If you’re thinking about buying a used car, one question that comes to mind is “How can I avoid common mistakes?” In this blog post, Actknw tells you exactly how.
In today’s economy, people are forced to spend money on their own vehicle rather than spend it on other things. However, these decisions should be made carefully and with a lot of research. Many people make the mistake of purchasing a used car from someone who isn’t reputable or who doesn’t have any real documentation about the vehicle they’re selling. The result is usually an expensive lesson in buyer’s remorse.
Here’s a list of what I believe to be the top 10 mistakes that people make:
1: Not knowing how to research a car before buying it.
The first and most important step you should take is to check online for reviews of the vehicle you’re interested in. This way, you can see whether there’s any legitimate information about the vehicle on the internet. Look for reviews by people who had purchased the vehicle as opposed to those who were just passing by. I personally look at both AutoTrader and Edmunds.com.
2: Forgetting to decide what kind of car you actually want .
Before looking at cars online and/or visiting dealerships in person. I suggest spending at least 20 minutes thinking about what kind of car you’re looking for before visiting a dealership. Some people are happy with the way the car looks or they want to check out all options before buying it, but having that decision made beforehand will make the process much easier.
3: Not doing your research prior to visiting a dealership.
Before you arrive at a dealership, take the time to search online for sales statistics for that dealer. The information you’ll find on Edmunds or AutoTrader should give you enough information to make an educated decision about whether or not that dealership is reputable. Check out their price history, number of cars sold each month, and whether they have any problems with the cars they sell.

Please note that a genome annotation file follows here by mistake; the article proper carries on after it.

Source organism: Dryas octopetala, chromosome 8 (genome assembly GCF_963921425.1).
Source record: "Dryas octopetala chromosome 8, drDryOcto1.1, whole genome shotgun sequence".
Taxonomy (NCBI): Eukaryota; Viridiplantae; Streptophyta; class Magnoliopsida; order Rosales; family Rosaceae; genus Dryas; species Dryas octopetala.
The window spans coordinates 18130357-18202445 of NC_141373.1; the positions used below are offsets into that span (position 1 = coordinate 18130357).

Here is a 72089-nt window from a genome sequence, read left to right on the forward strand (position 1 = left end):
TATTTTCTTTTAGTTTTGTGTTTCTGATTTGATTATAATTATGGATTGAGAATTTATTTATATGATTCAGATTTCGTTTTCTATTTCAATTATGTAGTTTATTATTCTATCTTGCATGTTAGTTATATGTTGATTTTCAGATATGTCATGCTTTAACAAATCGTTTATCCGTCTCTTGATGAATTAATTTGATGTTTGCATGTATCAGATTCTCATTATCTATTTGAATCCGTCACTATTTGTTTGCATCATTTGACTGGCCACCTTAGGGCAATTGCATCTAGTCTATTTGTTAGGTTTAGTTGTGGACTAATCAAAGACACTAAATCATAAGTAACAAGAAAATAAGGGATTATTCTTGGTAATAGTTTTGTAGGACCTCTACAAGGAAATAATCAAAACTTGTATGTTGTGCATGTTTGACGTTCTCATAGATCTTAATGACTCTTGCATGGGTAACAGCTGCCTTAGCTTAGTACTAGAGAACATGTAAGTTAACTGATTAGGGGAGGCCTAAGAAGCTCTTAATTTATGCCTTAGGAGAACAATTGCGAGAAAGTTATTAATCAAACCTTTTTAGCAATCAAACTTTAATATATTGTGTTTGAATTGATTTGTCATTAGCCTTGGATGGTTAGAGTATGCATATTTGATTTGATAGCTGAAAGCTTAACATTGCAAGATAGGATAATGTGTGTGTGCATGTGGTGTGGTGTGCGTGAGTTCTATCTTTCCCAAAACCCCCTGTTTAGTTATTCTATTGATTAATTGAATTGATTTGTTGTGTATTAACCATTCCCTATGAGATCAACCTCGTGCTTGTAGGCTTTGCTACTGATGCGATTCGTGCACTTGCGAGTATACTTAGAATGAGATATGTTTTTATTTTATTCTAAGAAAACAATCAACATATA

4: Not checking the price.
Before going to a dealership to purchase a vehicle, make sure that you check the Kelly Blue Book value of the cars you’re interested in. This way, you’ll have an idea of whether or not you’re getting a good deal on it. Also, call the dealership and ask them if they can do better on their price than what they have listed on KBB and/or AutoTrader and/or their own website.
5: Forgetting to negotiate once you’ve found something online.
If you’ve invested the time to collect information about the car, then by all means, negotiate with the dealer. Some dealers sell their vehicles for more than they actually cost them. If you can find something online for less than what they’re asking, don’t be afraid to ask for a better price. If they refuse, shop around some more or walk away.
6: Using fictitious prices on the internet.
Do not use fictitious prices on the internet to test out your negotiating skills with dealerships. Chances are that there’s no such thing as a good price, so it’s just not worth your time to contact every dealership in town just for one deal.
6: Forgetting to negotiate with the bank.
If you already have a loan on your vehicle, ask the dealer what percentage of it they’ll be willing to take off their asking price. The dealer is much more willing to negotiate with you if they’re getting a good chunk of money off the sale price. I always take this into consideration when looking for cars online or in person.
7: Not reading the fine print.
Before finalizing the deal, I always read through everything in detail in order to make sure everything was correct and everything was written in plain English, not some kind of code or secret language written by lawyers. I suggest taking all of your paperwork to a local notary for them to stamp and sign off on everything. This way, you’ll know that everything was done in good faith.
8: Forgetting to see the vehicle in person.
If you’re able to bring the car to a trusted mechanic for inspection, do it! A visual can tell you a lot about whether or not the car is reliable. Even if you don’t take it in for an inspection, make sure you see the car in person before buying it. I know many people who purchase cars online without looking at them first because they think it’s cheaper, but I’ve found that this isn’t true in most cases.
9: Haggling over the asking price.
Chances are that every dealership is going to give you a different price. You can’t just go to one dealership and expect them all to give you the same quote. Instead, be prepared to haggle with each and every dealer you visit. Chances are, if they’re giving you such a high price for your vehicle, they don’t actually want the car anyway.